A Beachcomber’s Bounty
Mollusk architects, fiber makers and marine hunters created our sandy souvenirs. Here’s a veteran collector’s guide to their stories.
The treasures we find at the beach are all elements of an ocean’s story; the shoreline is the introduction where we meet some of its characters and are given clues to their far-reaching communities. When you consider the millions of mollusk shells that tumble to shore, you realize that the world’s coastlines are bejeweled beyond measure. What we spot as we look through sand and seaweed is only a hint of the world beneath the waves, of how snails and clams and other creatures survive and interact.
Frank Lloyd Wright sometimes placed seashells before him at Sunday breakfast, and spoke with reverence to those gathered about the animals’ design solutions. From the spherical to the triangular to the fancifully swirling, mollusks’ shells exhibit an astonishing capacity for variation — they’re architects of the sea, building magnificent homes that they add on to as they grow.
Surf and a Slice
Coastal Delaware has an epic appetite for pizza of all sorts — and loyalties that run deep
Maybe it’s the glistening oil that pools in the well of the pepperoni, the satisfying snap of a crisp crust or the string of cheese that hangs like a suspension bridge between a slice and a smile.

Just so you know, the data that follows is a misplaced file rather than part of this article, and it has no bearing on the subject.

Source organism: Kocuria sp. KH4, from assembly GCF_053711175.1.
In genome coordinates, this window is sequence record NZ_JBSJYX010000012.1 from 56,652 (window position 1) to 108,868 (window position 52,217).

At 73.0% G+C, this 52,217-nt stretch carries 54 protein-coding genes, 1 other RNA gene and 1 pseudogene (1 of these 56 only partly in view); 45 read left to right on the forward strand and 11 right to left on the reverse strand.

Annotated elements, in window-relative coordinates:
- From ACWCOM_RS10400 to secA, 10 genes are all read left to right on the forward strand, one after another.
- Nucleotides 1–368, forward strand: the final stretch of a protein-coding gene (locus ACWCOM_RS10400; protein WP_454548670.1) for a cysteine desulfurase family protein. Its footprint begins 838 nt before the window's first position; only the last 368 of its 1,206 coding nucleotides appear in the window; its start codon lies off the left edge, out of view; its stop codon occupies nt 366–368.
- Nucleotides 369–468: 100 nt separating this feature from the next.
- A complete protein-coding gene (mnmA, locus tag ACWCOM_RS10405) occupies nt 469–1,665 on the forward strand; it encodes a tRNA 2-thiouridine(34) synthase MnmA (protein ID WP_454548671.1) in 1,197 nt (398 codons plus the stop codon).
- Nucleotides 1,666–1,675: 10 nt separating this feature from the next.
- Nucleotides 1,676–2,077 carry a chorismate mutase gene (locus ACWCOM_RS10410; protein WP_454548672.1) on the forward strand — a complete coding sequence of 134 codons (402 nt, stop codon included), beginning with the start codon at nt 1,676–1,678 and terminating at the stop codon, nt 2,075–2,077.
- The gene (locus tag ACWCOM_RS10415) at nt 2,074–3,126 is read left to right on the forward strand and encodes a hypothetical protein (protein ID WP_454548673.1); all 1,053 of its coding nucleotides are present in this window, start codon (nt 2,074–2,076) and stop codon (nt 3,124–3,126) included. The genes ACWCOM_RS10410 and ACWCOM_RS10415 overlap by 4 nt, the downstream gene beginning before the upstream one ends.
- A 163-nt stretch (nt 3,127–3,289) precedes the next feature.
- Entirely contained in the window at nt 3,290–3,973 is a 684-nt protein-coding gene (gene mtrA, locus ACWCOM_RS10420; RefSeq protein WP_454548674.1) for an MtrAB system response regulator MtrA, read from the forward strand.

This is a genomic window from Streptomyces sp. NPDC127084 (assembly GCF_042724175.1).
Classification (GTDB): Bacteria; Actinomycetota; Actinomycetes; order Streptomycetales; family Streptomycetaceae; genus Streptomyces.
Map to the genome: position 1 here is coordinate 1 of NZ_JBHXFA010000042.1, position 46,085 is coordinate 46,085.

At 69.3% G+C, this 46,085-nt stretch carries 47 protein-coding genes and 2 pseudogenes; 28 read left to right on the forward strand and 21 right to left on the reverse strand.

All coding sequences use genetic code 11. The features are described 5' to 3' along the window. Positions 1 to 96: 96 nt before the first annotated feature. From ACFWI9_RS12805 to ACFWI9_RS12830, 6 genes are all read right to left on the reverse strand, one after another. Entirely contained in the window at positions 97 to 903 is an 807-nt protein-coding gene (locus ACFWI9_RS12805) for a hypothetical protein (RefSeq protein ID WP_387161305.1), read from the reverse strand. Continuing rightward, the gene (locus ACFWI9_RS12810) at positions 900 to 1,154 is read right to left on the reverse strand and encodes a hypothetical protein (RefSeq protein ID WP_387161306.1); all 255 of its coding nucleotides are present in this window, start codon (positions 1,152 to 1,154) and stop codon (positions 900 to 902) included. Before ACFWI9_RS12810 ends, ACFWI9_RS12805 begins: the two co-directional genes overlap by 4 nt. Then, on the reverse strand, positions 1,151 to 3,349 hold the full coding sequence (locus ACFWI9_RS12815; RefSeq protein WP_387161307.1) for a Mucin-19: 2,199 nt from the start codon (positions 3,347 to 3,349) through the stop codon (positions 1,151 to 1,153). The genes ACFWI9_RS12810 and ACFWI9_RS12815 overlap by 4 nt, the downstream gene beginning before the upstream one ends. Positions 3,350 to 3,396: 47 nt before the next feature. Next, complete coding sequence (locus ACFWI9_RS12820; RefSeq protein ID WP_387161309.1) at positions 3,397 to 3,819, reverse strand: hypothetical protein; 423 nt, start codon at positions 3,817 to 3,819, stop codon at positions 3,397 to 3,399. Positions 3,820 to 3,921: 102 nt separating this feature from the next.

Whatever the reason, there’s something about pizza that appeals to local diners and visitors alike.
For proof, witness the profusion of places serving pizza in coastal Sussex County. There are distinctly local establishments, such as Nicola Pizza and Louie’s Pizza, both in Rehoboth Beach, and there are national chains, including Domino’s and Papa John’s.
There are versions baked in wood-fired ovens and pizzas made with grilled dough. You don’t need to be in an Italian restaurant to order it. Dogfish Head Brewings & Eats has offered pizza since it opened in 1995. Iron Hill Brewery & Restaurant, which opened in May on Route 1 near Rehoboth, offers flatbreads — essentially oblong personal pizzas.
Suits and Sensibility
Nearly a century ago, Rehoboth officials took a prudish view of ladies’ swimwear. Here’s a revealing look at how times change.
In July 1931, in the second year of the Great Depression and 18 months before Adolf Hitler became chancellor of Germany, The Evening Journal newspaper in Wilmington ran two dozen stories on its front page.
Paul von Hindenburg was threatening to quit as president of Germany, according to the banner headline. U.S. President Herbert Hoover had condemned wheat speculators, who were driving down the cost of the grain crop; trading on Wall Street was “dull”; there were new traffic signals along the Chesapeake and Delaware Canal; and an elderly Smyrna woman had chased off two early-morning intruders when she screamed and “sprang out of bed.